Heist Glorifies the Criminal Life
- Holly McClure Movie Reviewer
- 2001 19 Nov
Heist - R
Best for: Mature audiences who enjoy Gene Hackman
What it's about: A team of veteran thieves (Delroy Lindo, Ricky Jay) led by Joe (Gene Hackman) and his wife (Rebecca Pidgeon) pull one last job. Danny DeVito heads up the crew, which targets a shipment of Swiss gold. DeVito insists that his hothead nephew (Sam Rockwell) be part of their team.
The good: Hackman is very good as the crew's patriarch, but it's hard to believe he has a young and beautiful wife like Pidgeon (30 years his junior). DeVito plays another ruthless-thug role. Director David Mamet delivers a caper that makes you out-think the bad guys to the end.
The not-so-good: The theme of this movie is "crime pays" if you're cool and smart enough to come up with a clever plan. The trend in making audiences root for the "bad guys" isn't a new one. But these days, the bad guys aren't portrayed as bad. Instead, their crimes are portrayed as a "professional choice," and their criminal behavior is dignified because they get away with the crime.
Joe uses his beautiful wife as a trap for the nephew, but the issue of adultery is never discussed. In fact, the ending sells out the wife's character for the sake of a plot twist, and the love of money ends up being the theme of the movie. Unfortunately, the price that is paid leaves a glorified path of death and destruction.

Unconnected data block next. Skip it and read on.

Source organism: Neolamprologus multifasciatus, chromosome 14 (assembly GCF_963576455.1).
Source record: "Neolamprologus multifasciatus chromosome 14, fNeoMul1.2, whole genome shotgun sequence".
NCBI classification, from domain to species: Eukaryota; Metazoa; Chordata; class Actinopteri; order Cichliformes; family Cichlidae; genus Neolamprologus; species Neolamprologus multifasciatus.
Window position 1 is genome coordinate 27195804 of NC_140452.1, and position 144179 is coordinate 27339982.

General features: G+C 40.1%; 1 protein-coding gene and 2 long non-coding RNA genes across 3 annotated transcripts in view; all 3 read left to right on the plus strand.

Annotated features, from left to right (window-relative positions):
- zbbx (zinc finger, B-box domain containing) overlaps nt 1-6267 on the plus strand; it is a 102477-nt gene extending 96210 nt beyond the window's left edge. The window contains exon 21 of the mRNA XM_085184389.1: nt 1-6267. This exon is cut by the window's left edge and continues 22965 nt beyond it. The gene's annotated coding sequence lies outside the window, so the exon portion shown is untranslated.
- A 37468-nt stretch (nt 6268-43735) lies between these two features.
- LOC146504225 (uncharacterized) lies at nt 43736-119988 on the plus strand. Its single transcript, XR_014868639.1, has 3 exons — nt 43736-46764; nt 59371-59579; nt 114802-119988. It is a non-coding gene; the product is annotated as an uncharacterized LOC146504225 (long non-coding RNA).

Offensive language: Extreme use of the f-word, other expletives and religious phrases.
Sexual situations: A man tears a woman's shirt, and we see her bare back. Sex is implied, but nothing is shown.
Violence: Various people are shot, wounded and killed, or in fights. Blood splatters on a man's head, a woman is hit in her face, a couple of men are shot several times but live.
Parental advisory: This is an adult movie, not intended for kids or young teens. It's another example of a storyline that glorifies the world of thieves and prompts the audience to root for the cool and smart criminal, whose behavior might be enticing to impressionable teens.